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Black Women See Education, Iraq as Key Election Issues

A new survey says Black women are more likely to consider education as a key election issue, with 98 percent saying it is either extremely or very important. Low-income women are likelier than higher income women to cite education as highly important.

The survey was conducted by the National Council for Research on Women and shows a majority of both women and men want to increase student aid for college. By a margin of more than five to one overall — and six to one for women — they would vote for a candidate who favored increased student aid over a candidate who opposed it.

Black and Hispanic women are united in their opposition to the Iraq War, according to the survey. Among Black women voters, 83 percent said they would vote for candidates who favor withdrawal from Iraq, and only 9 percent would vote to stay the course, a margin of nine to one. Among Hispanic women voters, the margin is six to one.

Dr. Linda Basch, president of NCRW, says the anti-war sentiment doesn’t just apply to voters in blue, or heavily Democratic, states.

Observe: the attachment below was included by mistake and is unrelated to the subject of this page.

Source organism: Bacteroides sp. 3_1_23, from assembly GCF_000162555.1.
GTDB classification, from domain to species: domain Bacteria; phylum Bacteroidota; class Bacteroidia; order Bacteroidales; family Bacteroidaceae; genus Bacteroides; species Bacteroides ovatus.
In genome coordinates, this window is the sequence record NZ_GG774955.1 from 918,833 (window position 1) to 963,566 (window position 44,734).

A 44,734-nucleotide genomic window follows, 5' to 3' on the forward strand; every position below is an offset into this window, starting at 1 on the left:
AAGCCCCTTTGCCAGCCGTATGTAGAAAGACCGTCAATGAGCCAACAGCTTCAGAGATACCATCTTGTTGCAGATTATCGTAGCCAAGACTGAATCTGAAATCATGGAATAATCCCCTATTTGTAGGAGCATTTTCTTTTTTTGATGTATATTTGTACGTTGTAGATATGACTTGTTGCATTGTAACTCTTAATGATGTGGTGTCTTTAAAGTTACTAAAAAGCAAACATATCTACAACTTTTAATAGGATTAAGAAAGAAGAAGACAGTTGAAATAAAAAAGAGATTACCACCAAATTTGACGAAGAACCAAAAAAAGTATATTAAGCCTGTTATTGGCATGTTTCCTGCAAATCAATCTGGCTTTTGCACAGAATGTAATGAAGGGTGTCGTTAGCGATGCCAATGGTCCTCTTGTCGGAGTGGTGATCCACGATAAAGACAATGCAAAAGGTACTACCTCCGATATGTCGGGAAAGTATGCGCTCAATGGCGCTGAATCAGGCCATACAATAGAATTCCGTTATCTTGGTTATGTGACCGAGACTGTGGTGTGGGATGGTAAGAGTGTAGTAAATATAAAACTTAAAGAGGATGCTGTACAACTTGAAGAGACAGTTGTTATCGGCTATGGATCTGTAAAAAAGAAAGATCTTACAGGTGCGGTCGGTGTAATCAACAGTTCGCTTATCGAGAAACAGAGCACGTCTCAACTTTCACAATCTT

“This is across the board, in every section of the country, in cities and rural areas, across racial divides,” she says. “American women say they’re ready to vote for get-out-of-Iraq candidates against stay-in-Iraq candidates, with a three to one preference for candidates who want to get the troops out of Iraq over those who want to keep the troops there.” Basch says. “Candidates in every region will do better by calling for bringing the troops home than by advocating for staying the course. In the South — among all voters, women and men — it’s a two-to-one margin for the peace candidates. Even in the West, the margin is 51 to 30. In the Northeast, the margin is three to one for bringing the troops home.”

According to the survey results, Iraq is the most important voting issue, with more than one out of five respondents naming it first or second on an open-ended question. The economy, health care and education were the only other issues cited by more than one in 10 people. Married women with kids, the so-called “security moms,” are nearly three times likelier than any other group to cite education as their top priority.

“Women are shifting away from fear to hope as they view the issues. Education is clearly a more important issue than terrorism for moms in this poll,” Basch says. “They want politicians to focus on education and the economy rather than on orange alerts.”

— By Shilpa Banerji

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